Notably absent this year are Iranian pilgrims. Last year, some 64,000 Iranians took part in the hajj, but disputes with the Saudi government prompted Tehran to bar its citizens from taking part this year.
Saudi Arabia has blamed Iranian officials for the decision and suggests it was politically motivated to publicly pressure the kingdom. Iran says Saudi “incompetence” caused a crush and stampede during last year’s hajj that killed more than 460 of its citizens. On Friday, thousands of Iranians marched through the streets of Tehran and other Iranian cities to protest Saudi Arabia, chanting prayers against the kingdom’s Sunni rulers after midday prayers.
The hajj is one of the world’s largest pilgrimages. It draws the faithful to the holy city of Mecca and areas around it for five intense days of rituals and prayers aimed at erasing past sins and drawing Muslims closer to God. The pilgrimage is required of all Muslims to perform once in their lifetime.
To begin the hajj, hundreds of thousands of pilgrims circle the Kaaba in Mecca’s Grand Mosque. In a sign of humility and equality before God, the pilgrims shed symbols of materialism, entering a state of “ihram.” Women forgo makeup and perfume and wear loose-fitting clothing and a head covering, while men dress in seamless, white terry cloth garments.
Since arriving in Mecca over the past several weeks, hundreds of thousands have chanted, “Labayk Allahuma Labayk,” or “Here I am, God, answering your call. Here I am.” While following a route the Prophet Muhammad once walked, the rites of hajj are believed to ultimately trace the footsteps of the prophets Ibrahim and Ismail, or Abraham and Ishmael as they are named in the Bible.
The Interior Ministry says more than 1.3 million people from 160 different countries have arrived to the kingdom to perform the hajj this year. Most pilgrims will spend the evening outside Mecca in a valley called Mina that houses more than 160,000 tents. They will head to an area called Arafat on Sunday for the pinnacle of the pilgrimage, an emotional day of repentance and supplication.
For the first time in more than three decades, Saudi Arabia’s top cleric will not be delivering this year’s prestigious hajj sermon on Sunday. Al-Riyadh newspaper reported Saturday that Grand Mufti Sheikh Abdulaziz Al Sheikh, who has delivered the sermon since 1981, will be replaced by Sheikh Saleh bin Hamid.
Hamid previously served as chairman of the top consultative Shura Council and was appointed to the Supreme Judicial Council before serving as a royal adviser. The newspaper did not give a reason for the change.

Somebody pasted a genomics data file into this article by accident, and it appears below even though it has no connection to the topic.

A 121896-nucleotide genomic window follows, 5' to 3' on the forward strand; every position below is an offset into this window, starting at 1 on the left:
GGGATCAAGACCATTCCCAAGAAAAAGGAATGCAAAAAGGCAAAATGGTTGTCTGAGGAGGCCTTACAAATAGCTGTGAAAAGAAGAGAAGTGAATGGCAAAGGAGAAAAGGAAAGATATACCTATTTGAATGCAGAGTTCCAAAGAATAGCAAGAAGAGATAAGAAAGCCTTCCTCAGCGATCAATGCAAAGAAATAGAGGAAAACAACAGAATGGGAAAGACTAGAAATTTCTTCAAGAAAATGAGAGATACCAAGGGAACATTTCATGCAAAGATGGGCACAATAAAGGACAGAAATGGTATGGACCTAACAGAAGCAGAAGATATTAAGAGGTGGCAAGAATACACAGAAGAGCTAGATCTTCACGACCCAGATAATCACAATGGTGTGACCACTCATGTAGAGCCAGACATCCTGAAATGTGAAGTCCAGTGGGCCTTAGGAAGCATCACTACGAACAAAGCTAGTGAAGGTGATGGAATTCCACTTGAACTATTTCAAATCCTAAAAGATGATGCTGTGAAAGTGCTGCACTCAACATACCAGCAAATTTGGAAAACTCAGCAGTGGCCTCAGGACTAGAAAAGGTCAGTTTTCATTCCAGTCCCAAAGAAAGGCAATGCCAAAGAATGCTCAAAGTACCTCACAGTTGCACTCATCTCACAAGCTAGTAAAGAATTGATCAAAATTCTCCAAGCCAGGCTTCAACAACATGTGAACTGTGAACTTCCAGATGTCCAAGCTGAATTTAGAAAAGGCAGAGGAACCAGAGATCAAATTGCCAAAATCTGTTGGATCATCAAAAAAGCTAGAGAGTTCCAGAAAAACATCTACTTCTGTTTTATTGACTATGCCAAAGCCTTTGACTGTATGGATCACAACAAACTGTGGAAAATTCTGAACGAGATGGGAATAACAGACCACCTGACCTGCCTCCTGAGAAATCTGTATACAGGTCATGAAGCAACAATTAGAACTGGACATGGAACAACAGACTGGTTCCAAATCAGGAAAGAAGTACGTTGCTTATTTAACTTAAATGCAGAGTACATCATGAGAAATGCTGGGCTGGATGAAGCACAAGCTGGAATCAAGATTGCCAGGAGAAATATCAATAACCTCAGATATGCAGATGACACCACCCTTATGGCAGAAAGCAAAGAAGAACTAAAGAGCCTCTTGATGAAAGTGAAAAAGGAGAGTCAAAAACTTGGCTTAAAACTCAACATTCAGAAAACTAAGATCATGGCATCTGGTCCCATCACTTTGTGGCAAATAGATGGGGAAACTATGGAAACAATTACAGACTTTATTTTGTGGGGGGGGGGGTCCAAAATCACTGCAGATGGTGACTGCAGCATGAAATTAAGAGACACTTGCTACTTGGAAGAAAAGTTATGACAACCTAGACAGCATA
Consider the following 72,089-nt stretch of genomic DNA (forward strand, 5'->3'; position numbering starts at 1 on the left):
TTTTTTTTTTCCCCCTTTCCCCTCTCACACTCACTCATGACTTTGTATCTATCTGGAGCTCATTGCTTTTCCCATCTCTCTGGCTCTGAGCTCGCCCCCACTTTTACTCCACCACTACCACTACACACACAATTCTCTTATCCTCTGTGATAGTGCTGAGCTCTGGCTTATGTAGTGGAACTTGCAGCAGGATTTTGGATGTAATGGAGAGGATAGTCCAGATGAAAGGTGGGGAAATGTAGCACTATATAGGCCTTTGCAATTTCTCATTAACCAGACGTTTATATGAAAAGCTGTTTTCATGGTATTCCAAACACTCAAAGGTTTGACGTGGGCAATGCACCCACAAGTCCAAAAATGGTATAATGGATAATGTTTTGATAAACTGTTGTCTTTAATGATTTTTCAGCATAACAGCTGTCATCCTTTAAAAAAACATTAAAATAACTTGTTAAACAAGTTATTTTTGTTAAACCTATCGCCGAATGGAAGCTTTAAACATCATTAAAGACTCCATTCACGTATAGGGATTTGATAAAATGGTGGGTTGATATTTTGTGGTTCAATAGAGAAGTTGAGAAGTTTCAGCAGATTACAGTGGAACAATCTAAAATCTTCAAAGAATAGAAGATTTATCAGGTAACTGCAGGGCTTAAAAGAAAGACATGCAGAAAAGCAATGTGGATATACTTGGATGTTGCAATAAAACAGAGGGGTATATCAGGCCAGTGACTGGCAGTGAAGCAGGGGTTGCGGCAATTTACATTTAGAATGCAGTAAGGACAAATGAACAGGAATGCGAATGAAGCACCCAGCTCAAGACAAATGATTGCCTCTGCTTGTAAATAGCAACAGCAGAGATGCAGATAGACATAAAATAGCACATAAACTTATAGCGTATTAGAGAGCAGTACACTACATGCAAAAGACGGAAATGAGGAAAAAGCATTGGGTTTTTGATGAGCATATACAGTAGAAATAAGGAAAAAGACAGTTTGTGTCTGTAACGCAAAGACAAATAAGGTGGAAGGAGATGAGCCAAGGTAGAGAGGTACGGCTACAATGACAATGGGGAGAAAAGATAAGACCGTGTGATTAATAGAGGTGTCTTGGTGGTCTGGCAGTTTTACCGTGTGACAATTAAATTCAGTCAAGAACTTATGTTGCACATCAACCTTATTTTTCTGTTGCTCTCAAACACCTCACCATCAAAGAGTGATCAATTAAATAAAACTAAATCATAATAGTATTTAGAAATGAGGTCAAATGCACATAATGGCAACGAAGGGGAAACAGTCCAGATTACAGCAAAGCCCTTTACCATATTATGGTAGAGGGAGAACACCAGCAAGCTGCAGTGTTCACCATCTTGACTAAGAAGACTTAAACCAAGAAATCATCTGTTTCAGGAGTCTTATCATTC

The mufti sparked controversy this week when, in response to the Iranian criticisms, he was quoted as saying that Iran’s Shiite leaders “are not Muslims.”
09 September 2016 Friday
Millions of Muslims from around the world have started arriving in the Saudi Arabian city of Mecca ahead of the annual Hajj pilgrimage, a central pillar of the Islamic faith that re-enacts the actions of the Prophet Muhammad from more than 1,400 years ago.
Worshipers from more than 150 countries began gathering on Friday in the city, one of the holiest sites in Islam, to prepare for the five-day pilgrimage which starts on Saturday, September 10.
A spiritual journey meant to cleanse the faithful of sin and bring them closer to God, this year’s Hajj is expected to be attended by more than 1.5 million pilgrims.
To address security concerns, nearly a thousand new surveillance cameras have been installed at Mecca’s Grand Mosque, which will monitor crowd numbers, and the Jamarat stoning (a symbolic stoning of the devil based on historic tradition) will be more tightly controlled than in previous years.
Also for the first time, pilgrims will be given electronic bracelets storing personal and medical information that will help authorities provide care and identify people.
Water-resistant and connected to GPS, the devices will also instruct worshipers on timings of prayers and a multilingual help desk will guide pilgrims around the various rituals.
Last year’s Hajj was marred by a stampede that killed more than 750 people. However, counts carried out by countries who repatriated bodies showed that more than 2,000 people may have died in the crush, according to news agencies.